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    Statement Analysis: Unusual Truth Indicators For Lawyers


      Second of a 2-part series on Statement Analysis. Part 1: Statement Analysis: A Compelling Discovery Tool For Lawyers.
      “Self-editing” is one concept used in Statement Analysis to assess truth and to signal whether a particular subject matter may justify further, or more precise, inquiry.
      Another useful concept is recognizing whether a particular statement fits into certain parameters that suggest truthfulness. Statement Analysis experts point to 3 characteristics that frequently tend to accompany veracity. Conversely, their absence, or alteration, may suggest deception.
      These 3 characteristics are: Use of the pronoun “I”; Responding in the appropriate tense (often the past tense); and response specificity. These are then often supplemented with the overriding principle: if a person responding doesn’t say something, don’t say it for them. In other words, don’t “read into” something that for whatever reason (consciously or subconsciously) has not be expressly stated. Some examples here are instructive:

      Use of the pronoun “I”

      Assume you ask your client: “Did you strike Mary?” It’s a simple, straightforward question. Some might even perceive an accusatory tone.
      Contrast the following potential responses:
      “Me? Hit someone? Really?”
      “Hitting is not something in my nature.”
      “No, I didn’t hit her. I wasn’t even in town.”
      Of these responses, the last provides the highest suggestion of truth. It doesn’t mean it’s true, but a direct, specific denial that incorporates the use of the pronoun “I” is generally suggestive of truth. “I” is very personal, we tend to use it often in our day-to-day language, and it’s a completely natural description to use in response to a question that points directly to us as the subject matter.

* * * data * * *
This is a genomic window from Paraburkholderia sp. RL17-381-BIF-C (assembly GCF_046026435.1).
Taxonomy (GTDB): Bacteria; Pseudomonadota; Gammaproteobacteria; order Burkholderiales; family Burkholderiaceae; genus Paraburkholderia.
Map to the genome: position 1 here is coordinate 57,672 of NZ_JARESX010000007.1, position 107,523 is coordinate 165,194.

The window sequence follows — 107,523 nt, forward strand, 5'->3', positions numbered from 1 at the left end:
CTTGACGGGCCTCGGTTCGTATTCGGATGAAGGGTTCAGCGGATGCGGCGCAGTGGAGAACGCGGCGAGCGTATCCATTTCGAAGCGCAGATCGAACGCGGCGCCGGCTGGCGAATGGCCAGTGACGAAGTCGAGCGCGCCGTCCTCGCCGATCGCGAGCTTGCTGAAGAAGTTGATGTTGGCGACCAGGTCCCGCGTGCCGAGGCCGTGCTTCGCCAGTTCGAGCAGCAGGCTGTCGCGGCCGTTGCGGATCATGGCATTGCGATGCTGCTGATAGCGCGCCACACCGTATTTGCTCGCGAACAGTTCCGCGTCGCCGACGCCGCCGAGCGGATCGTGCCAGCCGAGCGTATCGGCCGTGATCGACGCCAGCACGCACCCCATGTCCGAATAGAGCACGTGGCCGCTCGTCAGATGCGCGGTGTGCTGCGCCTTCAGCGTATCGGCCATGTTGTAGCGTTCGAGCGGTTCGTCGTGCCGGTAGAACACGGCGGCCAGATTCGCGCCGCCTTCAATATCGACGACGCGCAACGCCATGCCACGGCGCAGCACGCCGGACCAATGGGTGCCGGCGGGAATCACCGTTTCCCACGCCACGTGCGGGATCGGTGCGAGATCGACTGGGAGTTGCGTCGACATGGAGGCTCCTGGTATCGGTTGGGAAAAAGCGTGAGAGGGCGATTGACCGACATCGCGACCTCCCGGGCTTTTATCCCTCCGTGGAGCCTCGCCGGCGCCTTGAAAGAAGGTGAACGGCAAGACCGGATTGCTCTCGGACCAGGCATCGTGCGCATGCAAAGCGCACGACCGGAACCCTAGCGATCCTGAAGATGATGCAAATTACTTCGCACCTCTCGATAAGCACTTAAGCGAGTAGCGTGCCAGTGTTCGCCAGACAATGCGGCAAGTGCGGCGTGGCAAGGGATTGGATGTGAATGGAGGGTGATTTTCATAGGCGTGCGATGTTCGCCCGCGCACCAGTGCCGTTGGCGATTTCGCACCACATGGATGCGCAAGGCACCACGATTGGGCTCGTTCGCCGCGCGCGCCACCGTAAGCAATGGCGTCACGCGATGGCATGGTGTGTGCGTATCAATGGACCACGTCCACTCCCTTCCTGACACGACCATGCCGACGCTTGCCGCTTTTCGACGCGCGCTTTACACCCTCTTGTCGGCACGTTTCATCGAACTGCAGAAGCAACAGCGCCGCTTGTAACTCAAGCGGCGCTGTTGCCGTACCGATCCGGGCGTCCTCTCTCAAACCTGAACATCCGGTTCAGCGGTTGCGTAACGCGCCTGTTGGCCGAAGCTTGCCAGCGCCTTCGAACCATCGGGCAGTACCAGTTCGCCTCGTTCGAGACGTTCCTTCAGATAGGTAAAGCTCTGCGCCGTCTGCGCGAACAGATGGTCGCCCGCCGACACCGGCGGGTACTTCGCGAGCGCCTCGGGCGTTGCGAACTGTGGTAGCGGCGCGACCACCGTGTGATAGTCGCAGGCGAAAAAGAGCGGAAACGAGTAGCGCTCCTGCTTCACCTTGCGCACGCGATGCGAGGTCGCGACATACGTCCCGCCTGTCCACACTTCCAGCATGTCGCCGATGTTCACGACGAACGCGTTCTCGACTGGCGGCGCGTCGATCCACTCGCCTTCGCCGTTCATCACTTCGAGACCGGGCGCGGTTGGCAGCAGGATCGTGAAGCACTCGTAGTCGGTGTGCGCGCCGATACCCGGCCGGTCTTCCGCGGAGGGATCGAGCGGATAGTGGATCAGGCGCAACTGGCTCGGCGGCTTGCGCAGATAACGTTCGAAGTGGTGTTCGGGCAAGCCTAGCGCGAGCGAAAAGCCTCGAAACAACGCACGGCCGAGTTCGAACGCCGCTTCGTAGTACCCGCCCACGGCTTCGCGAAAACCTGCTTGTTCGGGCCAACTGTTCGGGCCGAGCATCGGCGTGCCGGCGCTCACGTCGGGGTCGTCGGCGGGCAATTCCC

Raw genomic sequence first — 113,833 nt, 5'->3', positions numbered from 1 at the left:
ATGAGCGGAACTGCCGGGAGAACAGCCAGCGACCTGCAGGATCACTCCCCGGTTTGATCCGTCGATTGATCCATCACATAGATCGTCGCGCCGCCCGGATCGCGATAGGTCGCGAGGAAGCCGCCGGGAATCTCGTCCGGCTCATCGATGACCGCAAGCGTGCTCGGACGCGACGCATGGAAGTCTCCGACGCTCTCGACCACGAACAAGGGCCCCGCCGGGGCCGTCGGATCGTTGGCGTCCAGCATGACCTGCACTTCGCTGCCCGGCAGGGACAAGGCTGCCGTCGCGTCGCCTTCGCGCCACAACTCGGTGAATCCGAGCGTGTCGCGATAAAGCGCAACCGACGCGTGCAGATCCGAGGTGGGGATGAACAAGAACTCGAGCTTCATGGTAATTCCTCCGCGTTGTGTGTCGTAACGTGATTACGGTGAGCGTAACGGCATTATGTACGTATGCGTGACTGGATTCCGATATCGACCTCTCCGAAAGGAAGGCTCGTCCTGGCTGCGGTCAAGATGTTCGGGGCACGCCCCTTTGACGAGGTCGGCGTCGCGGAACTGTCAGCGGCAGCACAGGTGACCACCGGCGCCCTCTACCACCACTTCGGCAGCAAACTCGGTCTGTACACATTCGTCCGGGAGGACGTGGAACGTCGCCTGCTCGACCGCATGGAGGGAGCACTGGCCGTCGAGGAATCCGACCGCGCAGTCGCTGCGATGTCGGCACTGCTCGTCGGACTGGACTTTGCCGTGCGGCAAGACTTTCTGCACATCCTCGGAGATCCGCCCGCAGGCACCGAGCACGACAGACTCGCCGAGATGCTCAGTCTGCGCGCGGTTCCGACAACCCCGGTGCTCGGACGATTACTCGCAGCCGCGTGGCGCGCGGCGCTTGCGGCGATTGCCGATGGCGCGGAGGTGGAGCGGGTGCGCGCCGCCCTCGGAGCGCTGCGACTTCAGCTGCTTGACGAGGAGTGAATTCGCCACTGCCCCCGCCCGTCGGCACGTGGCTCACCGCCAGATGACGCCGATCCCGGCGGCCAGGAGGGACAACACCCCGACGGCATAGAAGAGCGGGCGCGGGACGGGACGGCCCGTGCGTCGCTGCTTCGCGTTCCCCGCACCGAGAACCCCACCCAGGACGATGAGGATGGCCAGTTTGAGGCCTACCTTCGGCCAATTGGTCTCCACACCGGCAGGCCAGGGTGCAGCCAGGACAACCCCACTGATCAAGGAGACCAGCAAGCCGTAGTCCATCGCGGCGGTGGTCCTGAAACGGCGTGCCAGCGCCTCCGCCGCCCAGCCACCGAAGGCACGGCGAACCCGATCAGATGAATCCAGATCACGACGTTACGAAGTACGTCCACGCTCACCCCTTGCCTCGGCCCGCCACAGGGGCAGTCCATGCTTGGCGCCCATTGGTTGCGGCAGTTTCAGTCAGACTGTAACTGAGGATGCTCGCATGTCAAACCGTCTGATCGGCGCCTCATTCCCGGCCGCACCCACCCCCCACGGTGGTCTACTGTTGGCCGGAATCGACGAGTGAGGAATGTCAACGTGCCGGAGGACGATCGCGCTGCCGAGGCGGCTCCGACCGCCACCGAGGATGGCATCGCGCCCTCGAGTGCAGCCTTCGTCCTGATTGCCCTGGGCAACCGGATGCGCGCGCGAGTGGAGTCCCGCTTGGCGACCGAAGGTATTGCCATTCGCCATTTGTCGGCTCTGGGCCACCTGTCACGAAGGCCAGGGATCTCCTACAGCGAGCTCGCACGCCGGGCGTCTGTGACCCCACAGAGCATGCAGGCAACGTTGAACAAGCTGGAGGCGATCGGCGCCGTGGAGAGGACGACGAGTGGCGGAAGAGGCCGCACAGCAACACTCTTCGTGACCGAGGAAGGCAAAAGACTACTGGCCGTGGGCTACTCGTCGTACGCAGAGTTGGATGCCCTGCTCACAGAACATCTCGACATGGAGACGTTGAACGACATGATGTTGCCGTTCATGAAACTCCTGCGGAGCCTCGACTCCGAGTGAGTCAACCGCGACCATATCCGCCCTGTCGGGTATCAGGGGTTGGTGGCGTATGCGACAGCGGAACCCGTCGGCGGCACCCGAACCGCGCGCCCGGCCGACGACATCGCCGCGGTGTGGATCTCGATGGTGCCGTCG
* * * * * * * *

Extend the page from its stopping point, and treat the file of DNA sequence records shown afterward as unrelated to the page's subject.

Note the first two statements: neither uses “I”, neither expressly denies the act, and recall the general principle: If the person responding doesn’t deny something expressly, don’t supply the express denial for them. Very simply, neither the first nor second response directly denied anything.
      Does this mean the responses are lies? Of course not. However, it probably does mean the question should be asked again, or followed-up on, or rephrased in order to elicit more detail.
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      Use of The Appropriate (Often the past) tense

      Also note the tense used in the first two responses. Neither response is appropriately matched to the tense of the question. The question is asking about a past event, which ought elicit a similarly tensed response.  “Did you do it?” No, I didn’t.
      Reliable denials don’t tend to be speculative or theoretical. Reliable denials are often straight to the point, sometimes emphatically stated (and repeated), and matched to the correct tense of the question.

      Specificity in the Response

      A third indicator of reliability is the specificity of the response – it’s obvious that the person being asked the question knows exactly what’s being asked of him/her and their response is intended to directly respond to it. There is no changing the adjectives used in the question, there’s no attempt to heighten (or downplay) the content of the question, there’s no attempt to change the subject.
      Imagine a case of a simple theft. We ask: “Did you steal $5 from the register on Monday?”
      Consider these potential responses:
      “That missing money isn’t my fault.”
      “Look, drawers are constantly short, this sort of thing happens all the time.”
      “No, I didn’t steal anything.”
      Note that in the first two responses, a few subtleties are at play. First, the nature of “stealing” that is included in the question is altered in the response: it’s not “stolen”, it’s either “missing money” or the drawer is “short”. Also, of the three responses only the last one directly confronts the question – a question itself that could be seen as an accusation. Note also that the first 2 responses are de-personalized (absence of “I”). On their face, the first 2 denials (or denial-like statements) just don’t appear as reliable as the third.
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      Statement analysis experts often say that it is virtually impossible for a guilty person, in the course of ordinary conversation, to come right out and definitively state: “I didn’t do it.” Perhaps we humans are hard-wired or socialized to find lying unpleasant so we subconsciously avoid it in our language. Whatever the reason, it’s a behavior pattern worth recognizing.
      Of course, statement analysis is far from 100%. None of it is definitive and, in the case of sophisticated deceivers, it can be manipulated. However, for lawyers who are looking for additional ways to help them better reach the truth (from their own client) or discover the truth (from opposing litigant), Statement Analysis can be a useful tool to add to the process.
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